Her mission, together with Liam Finuca, an Austen scholar, is to go back in time to 1815, not long before Jane Austen’s death. They are posing as a brother and sister, Dr. William Ravenswood and his sister Mary. They arrive in 1815 with counterfeit money strapped to their bodies. They plan to ingratiate their way into the society of Jane’s brother Henry, and from there make the acquaintance of Jane. And they want to be good enough acquaintances to somehow get a copy of the complete version of The Watsons as well as find the missing letters, before those letters get burned by Jane’s sister Cassandra, and maybe diagnose the disease that killed Jane.

Can they do all this? They’ve got a letter of introduction from an Austen relative in Jamaica, so it would be difficult to check. But can they win Henry over, and then Jane? It helps when Henry gets sick and Liam becomes an attentive doctor friend checking on him. Henry doesn’t know that it’s “Mary” who’s the real doctor, telling her “brother” what questions to ask.

There begin to be signs that they’ve disturbed the “probability field,” so they have worries about what they’re changing by all their actions in their own past.

This book was delightful. I loved the way they had to know all about Jane Austen’s life and about customs of the time, so that gets conveyed to the reader (unlike the poor clueless heroine in Confessions of a Jane Austen Addict). The book pulls you in and helps the reader see all the difficulties one would face if you tried to be accepted into the society of 1815 without detection.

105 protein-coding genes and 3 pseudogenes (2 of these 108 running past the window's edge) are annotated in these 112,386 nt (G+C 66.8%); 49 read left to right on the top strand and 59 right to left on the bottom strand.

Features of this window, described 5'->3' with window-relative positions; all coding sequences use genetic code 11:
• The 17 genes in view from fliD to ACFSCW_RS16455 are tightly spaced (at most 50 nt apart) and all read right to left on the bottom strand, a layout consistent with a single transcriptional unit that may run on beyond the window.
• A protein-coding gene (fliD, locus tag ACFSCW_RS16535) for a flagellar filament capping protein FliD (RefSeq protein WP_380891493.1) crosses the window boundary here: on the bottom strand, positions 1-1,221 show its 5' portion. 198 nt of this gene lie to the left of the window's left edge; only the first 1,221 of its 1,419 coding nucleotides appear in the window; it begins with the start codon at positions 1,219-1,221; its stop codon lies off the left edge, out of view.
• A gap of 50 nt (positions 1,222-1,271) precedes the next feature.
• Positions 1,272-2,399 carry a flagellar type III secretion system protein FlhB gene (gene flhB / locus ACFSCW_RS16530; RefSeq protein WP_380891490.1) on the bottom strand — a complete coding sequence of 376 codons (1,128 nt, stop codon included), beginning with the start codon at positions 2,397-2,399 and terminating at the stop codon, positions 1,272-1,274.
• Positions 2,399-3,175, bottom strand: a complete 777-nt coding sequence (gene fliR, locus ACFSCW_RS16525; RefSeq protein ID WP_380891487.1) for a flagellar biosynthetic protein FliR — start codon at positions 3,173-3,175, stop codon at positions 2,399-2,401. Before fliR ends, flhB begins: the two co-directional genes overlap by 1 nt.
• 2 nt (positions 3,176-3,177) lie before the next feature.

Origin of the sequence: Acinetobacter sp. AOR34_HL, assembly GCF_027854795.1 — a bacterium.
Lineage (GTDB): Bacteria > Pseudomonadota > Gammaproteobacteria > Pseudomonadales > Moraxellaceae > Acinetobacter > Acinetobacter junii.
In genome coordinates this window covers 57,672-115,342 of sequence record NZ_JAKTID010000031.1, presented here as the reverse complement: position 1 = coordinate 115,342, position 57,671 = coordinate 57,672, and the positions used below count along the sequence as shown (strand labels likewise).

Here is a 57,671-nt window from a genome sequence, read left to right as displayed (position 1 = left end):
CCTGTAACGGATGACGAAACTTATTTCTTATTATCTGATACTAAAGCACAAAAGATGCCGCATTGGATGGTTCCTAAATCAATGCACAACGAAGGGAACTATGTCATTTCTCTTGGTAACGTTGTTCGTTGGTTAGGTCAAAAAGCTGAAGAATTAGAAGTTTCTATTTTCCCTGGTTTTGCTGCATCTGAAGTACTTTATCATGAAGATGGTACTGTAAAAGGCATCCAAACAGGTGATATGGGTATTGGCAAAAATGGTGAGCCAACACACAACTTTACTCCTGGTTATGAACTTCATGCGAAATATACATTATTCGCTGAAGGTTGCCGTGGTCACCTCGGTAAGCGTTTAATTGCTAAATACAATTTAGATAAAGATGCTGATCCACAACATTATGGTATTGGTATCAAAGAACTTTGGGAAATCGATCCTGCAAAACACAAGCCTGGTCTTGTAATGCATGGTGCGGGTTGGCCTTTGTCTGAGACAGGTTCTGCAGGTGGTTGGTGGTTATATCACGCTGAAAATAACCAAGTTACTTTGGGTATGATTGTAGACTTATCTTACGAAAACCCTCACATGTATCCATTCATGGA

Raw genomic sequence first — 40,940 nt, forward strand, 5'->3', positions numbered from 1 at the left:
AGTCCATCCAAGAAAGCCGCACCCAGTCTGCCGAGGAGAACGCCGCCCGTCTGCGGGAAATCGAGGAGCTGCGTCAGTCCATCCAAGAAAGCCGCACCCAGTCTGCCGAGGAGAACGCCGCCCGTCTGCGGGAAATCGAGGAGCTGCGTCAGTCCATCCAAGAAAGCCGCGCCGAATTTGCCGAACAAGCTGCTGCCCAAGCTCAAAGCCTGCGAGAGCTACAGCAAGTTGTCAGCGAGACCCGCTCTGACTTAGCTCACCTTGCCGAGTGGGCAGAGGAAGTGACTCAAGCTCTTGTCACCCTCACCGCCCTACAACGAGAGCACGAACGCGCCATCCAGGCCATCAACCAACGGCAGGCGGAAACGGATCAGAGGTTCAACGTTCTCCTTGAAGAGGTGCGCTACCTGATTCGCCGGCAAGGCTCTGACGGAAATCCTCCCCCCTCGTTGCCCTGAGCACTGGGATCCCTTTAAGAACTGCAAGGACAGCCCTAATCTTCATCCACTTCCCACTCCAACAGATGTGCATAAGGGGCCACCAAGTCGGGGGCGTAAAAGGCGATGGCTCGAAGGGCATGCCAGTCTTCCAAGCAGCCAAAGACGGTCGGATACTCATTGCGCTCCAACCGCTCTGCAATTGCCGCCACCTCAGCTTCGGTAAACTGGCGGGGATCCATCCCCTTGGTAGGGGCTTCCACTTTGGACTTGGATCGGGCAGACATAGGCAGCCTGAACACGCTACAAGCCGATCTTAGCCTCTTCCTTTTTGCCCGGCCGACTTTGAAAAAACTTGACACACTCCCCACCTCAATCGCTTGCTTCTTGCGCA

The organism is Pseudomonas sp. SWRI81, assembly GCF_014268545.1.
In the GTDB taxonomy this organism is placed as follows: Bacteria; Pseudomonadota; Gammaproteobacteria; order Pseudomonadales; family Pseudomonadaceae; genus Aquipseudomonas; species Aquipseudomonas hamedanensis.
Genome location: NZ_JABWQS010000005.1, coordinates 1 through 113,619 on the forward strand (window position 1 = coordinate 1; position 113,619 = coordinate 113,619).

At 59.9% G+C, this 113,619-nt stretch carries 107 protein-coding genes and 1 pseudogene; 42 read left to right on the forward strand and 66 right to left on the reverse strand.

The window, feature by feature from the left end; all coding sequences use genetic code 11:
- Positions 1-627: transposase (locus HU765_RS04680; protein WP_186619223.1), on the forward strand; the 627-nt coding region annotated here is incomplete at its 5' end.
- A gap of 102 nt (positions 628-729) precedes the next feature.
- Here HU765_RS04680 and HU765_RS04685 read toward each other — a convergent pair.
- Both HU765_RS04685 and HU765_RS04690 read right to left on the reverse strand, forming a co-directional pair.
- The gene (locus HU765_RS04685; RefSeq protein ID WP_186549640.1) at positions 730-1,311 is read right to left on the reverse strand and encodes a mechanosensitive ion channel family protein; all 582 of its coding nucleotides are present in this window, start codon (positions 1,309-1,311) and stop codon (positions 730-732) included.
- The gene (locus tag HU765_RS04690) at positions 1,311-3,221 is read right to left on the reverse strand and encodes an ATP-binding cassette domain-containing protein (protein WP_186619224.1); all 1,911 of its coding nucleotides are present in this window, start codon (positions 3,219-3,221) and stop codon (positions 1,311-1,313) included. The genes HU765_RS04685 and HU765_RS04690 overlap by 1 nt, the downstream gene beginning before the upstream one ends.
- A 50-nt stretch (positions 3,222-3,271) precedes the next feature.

This book is like Confessions of a Jane Austen Addict in that part of the difficulty – and some of the humor – is a woman with more modern attitudes regarding sex trying to fit in during that time, when attitudes are very different. Fair warning to Jane Austen fans: This book has more sex scenes and sexual situations than Jane Austen’s books do.

I’m not completely satisfied with the ending, when it’s revealed, that yes, their time travel changed some things. (I think it’s not a spoiler if I don’t say what was changed, parts of which made me happy.) But then, I always have trouble with time travel paradoxes. I did appreciate that they attempted to explain the repercussions.

And the book is so much fun! You forget it’s fiction and feel like you’ve been immersed in Jane Austen’s time and Jane Austen’s society. A real treat for Jane Austen fans.

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Disclosure: I am an Amazon Affiliate, and will earn a small percentage if you order a book on Amazon after clicking through from my site.

Disclaimer: I am a professional librarian, but the views expressed are solely my own, and in no way represent the official views of my employer or of any committee or group of which I am part.

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Review of Confessions of a Jane Austen Addict, by Laurie Viera Rigler

Thursday, April 29th, 2021

Confessions of a Jane Austen Addict

by Laurie Viera Rigler
read by Orlagh Cassidy

Penguin Audio, 2007. 7 hours.
Review written April 25, 2021, from a library eaudiobook

I’m on a roll of reading Jane Austen take-offs, and this is one of the silliest, or I should probably say most light-hearted.

Courtney, a modern young woman who lives in Los Angeles, recently caught her fiancé cheating on her. As part of her healing process, she did her usual Jane Austen binge. But one morning she wakes up to find herself in the home of a young lady who lives in the English countryside during Jane Austen’s time, in the body of that young lady.